• Minimums: Some banks require you to keep a minimum balance in your checking account at all times. If you don’t, there might be a fee you have to pay. But remember, not all checking accounts are created equal, so if you’re worried about maintaining a minimum balance, look for a checking account that doesn’t have one.

Different types of checking accounts

If you’re tired of keeping track of cash (and tangoing with soggy dollars in the washing machine), a checking account might be the right choice for you. Check out these different types of checking accounts.

  • Traditional checking accounts: A traditional checking account typically offers checks, a debit card and ATM access. There’s also usually a physical bank location. There may or may not be fees, so be sure to check.
  • Online checking accounts: Online checking accounts provide services digitally. That means they may not have any physical locations for you to go to, but it also means that you can bank from wherever you are, online or on your phone.
  • Joint checking accounts: Joint checking accounts have more than one account holder who can access the cash. This can be a good solution for married couples or college students and their parents. Another thing to keep in mind: Adding a joint account holder could increase the amount of FDIC insurance for the account.
  • Teen and kid checking accounts: Some banks offer checking accounts made specifically for teens and children.5 They might have extra budgeting features or safety features, like the ability to set up savings goals and transaction text alerts for parents, that make them ideal for a first step into managing finances. These accounts typically require a parent or guardian to be a joint account holder.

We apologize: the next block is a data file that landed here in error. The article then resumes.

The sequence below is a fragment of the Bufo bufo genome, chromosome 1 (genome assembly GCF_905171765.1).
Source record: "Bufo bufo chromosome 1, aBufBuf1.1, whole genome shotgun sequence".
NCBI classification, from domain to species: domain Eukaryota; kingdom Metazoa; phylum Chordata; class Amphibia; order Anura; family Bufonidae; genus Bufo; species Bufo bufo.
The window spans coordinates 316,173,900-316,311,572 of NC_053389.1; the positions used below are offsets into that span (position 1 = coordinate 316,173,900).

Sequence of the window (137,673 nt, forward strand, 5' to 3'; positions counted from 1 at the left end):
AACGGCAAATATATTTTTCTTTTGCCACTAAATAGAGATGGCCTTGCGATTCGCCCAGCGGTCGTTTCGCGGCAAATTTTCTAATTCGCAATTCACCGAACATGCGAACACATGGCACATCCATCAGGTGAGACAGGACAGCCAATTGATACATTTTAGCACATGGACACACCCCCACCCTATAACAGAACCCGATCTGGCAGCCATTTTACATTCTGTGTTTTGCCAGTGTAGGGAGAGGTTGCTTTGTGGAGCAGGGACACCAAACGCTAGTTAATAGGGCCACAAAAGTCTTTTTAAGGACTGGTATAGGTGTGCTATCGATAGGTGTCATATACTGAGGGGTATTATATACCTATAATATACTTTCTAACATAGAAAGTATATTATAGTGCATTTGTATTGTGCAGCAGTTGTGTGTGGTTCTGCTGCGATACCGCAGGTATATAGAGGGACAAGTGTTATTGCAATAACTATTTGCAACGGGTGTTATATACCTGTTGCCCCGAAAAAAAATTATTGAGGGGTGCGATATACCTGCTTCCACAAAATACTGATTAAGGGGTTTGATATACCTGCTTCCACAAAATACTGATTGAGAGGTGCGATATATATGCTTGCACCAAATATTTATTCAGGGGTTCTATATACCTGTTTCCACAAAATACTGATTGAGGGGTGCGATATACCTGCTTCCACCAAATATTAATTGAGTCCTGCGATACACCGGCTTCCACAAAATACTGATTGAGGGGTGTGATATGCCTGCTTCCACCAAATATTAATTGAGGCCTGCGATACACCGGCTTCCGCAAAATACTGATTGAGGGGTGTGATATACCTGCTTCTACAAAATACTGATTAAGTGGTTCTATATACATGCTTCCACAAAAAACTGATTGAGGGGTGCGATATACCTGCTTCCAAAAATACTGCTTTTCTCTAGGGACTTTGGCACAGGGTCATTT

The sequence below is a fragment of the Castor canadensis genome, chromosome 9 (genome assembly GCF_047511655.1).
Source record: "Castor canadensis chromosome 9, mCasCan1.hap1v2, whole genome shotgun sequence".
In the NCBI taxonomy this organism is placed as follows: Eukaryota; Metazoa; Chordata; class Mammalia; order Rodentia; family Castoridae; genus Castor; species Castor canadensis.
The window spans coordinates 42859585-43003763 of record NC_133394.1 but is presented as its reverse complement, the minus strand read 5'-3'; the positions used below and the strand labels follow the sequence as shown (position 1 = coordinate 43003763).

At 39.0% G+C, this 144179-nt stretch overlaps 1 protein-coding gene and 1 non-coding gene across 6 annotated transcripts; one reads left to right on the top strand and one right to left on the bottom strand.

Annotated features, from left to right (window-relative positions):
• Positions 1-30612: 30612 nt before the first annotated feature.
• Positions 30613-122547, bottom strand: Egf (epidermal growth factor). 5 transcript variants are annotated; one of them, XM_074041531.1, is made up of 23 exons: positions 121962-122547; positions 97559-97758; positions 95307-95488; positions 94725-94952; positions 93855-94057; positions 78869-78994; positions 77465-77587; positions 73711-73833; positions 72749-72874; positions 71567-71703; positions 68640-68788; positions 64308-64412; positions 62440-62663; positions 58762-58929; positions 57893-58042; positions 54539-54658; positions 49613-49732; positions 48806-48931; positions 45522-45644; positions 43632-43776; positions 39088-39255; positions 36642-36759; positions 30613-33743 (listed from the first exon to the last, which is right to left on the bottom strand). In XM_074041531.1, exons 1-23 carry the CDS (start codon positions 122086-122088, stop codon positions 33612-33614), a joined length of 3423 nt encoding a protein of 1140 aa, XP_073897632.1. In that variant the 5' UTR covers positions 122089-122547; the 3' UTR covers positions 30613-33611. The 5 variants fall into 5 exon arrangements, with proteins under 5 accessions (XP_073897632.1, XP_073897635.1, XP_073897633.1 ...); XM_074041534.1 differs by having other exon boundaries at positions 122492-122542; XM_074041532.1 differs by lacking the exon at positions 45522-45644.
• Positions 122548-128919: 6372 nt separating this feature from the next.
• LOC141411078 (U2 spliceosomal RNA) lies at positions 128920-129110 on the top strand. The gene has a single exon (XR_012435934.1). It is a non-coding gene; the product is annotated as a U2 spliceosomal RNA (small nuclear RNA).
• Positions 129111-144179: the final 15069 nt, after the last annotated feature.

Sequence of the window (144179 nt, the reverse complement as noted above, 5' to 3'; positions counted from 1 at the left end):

• Business checking accounts: If you run a business, this could be the checking account for you. Business checking accounts make it easier for you to keep your personal money separate from your business finances.

Moving your money into a bank account is a lot to think about. And choosing the right bank account for your needs is a personal choice. Consider these checking account advantages and disadvantages, as well as the features you’re looking for in a new bank account. If you’re interested in easy access to your everyday cash, a checking account might be the way to go.


This site is for educational purposes. The material provided on this site is not intended to provide legal, investment, or financial advice or to indicate the availability or suitability of any Capital One product or service to your unique circumstances. For specific advice about your unique circumstances, you may wish to consult a qualified professional.

  1. What is a checking account? (July 26, 2021). Retrieved January 3, 2022, from https://www.bankrate.com/banking/checking/what-is-a-checking-account/
  2. What is an interest checking account? (November 15, 2021) Retrieved January 3, 2022, from https://www.bankrate.com/banking/interest-checking-account/
  3. Deposit Insurance (November 4, 2021) Retrieved January 3, 2022, from https://www.fdic.gov/resources/deposit-insurance/.
  4. Should I enroll in direct deposit? (August 27, 2020). Retrieved January 3, 2022, from https://www.consumerfinance.gov/ask-cfpb/should-i-enroll-in-direct-deposit-en-1027/
  5. Learning Bank - Checking & Savings Accounts (January 30, 2018). Retrieved January 3, 2022, from https://www.fdic.gov/about/learn/learning/accounts.html.